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horticulture innovation

Horticulture Innovation Centre to increase farm efficiencies

Featured image above: Horticulture Innovation Australia’s CEO John Lloyd with Assistant Minister for Agriculture Anne Ruston and University of Sydney’s Vice Chancellor Michael Spence. Credit:Hort Innovation and USYD

Australia has opened its first horticultural robotics learning and development hub, signifying the industry’s determination to adopt on-farm technologies, ramp up export capacity and develop future leaders in non-traditional areas of horticulture.

Located at the University of Sydney, the Horticulture Innovation Centre for Robotics and Intelligent Systems (HICRIS) will initially host a $10 million commitment to projects in robotics and autonomous technology that aim to increase farm efficiencies.

Horticulture Innovation Australia (Hort Innovation) chief executive John Lloyd says the new centre will help the horticulture industry minimise labour costs and prepare for the future.

“Never before have we seen this level of innovation in the horticulture industry. Through working with the University of Sydney, we have been able to develop technology that can detect foreign matter, robots with that can map tree-crop architecture, and ground-breaking autonomous weed identification and eradication capabilities,” he says.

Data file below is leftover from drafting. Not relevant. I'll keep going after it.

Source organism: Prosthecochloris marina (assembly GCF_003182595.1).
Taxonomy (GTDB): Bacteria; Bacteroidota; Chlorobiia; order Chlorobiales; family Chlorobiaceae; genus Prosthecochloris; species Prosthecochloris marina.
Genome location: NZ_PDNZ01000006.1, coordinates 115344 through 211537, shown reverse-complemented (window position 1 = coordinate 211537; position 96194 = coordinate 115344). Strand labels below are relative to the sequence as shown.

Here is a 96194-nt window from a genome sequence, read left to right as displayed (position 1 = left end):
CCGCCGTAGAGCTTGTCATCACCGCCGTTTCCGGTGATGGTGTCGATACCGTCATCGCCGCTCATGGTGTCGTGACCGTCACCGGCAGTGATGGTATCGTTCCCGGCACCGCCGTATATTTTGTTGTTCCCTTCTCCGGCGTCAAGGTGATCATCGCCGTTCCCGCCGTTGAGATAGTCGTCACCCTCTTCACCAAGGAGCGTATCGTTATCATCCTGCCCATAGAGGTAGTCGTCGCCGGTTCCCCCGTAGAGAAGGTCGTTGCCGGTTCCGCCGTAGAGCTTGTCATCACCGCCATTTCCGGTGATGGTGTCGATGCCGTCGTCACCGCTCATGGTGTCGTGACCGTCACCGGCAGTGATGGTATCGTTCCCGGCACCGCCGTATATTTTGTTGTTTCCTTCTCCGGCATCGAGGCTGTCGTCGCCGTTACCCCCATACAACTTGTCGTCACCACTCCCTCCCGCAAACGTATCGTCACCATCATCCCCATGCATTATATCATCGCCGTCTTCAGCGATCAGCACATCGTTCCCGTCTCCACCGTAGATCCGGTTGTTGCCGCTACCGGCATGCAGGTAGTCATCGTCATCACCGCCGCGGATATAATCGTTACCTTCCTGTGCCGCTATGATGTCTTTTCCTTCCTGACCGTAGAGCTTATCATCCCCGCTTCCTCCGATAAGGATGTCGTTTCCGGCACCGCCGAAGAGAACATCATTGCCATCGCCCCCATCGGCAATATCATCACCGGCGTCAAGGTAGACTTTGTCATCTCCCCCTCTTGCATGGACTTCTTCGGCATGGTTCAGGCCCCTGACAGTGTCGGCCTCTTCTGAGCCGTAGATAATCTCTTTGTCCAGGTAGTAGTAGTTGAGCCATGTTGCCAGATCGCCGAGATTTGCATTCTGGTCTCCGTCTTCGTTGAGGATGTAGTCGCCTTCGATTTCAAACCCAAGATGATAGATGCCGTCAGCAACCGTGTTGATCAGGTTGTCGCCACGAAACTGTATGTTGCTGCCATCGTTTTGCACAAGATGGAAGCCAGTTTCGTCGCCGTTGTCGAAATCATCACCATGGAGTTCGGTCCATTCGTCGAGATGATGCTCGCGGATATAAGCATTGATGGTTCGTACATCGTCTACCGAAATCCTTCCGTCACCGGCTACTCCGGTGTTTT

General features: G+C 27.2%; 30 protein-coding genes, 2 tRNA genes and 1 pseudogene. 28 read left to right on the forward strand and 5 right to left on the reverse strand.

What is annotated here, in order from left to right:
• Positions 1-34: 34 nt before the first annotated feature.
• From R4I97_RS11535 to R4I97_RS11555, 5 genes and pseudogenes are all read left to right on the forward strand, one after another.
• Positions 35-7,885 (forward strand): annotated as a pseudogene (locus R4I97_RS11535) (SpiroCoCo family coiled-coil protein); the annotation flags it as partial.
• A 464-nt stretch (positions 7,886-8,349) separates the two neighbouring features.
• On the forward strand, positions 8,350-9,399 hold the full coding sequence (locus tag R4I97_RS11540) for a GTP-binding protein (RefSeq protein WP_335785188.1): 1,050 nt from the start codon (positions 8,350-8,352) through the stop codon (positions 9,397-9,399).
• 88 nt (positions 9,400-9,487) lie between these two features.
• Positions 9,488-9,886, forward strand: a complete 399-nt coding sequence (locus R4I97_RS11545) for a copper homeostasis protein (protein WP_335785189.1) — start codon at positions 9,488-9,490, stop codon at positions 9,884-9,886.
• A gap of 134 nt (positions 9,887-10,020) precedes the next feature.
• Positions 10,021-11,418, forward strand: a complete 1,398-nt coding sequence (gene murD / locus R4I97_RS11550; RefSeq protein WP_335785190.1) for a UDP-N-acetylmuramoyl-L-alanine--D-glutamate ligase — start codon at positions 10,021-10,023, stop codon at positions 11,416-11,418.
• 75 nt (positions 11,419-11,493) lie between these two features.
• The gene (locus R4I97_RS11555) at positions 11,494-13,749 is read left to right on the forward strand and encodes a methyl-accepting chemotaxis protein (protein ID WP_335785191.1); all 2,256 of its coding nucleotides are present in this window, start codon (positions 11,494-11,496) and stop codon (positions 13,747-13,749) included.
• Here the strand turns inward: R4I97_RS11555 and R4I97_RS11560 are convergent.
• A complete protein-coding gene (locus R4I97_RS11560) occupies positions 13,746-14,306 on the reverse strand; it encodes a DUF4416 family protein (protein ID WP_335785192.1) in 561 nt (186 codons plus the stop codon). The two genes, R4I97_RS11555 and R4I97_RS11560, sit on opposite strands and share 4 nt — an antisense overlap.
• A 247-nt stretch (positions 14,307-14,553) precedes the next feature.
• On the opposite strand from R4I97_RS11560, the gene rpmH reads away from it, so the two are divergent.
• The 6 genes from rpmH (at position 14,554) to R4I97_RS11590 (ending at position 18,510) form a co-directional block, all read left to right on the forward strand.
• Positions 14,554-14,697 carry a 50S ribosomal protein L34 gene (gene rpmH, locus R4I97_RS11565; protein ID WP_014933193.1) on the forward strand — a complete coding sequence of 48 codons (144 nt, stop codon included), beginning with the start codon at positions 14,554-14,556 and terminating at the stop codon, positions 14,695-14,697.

“Through the Horticulture Innovation Centre for Robotics and Intelligent Systems, this research will be further expanded to investigate capabilities such as automated crop forecasting to predict the best time to harvest and ground penetrating radar sensors to measure things like soil water content.

horticulture innovation
RIPPA trailing precision spray and foreign object identification technology on a farm in Gatton QLD. Credit: Hort Innovation and USYD

“Importantly through our latest work, which is funded through vegetable industry levies and funds from the Australian Government, we are looking at identifying commercial partnerships with the aim of making these new technologies accessible to growers. The development of horticulture technology standards and policies to meet regulations will also be a focus.

“This centre will give current and emerging generations of growers and agri-scientists the resources they need to develop their ideas for the benefit of the industry, and all Australians.”

Lloyd says Horticulture Innovation Australia is delighted to be working with the University of Sydney to achieve results for Australian growers.

This information on the new Horticulture Innovation Centre was first shared by Horticulture Innovation Australia on 6 October 2016. Read the original media release here.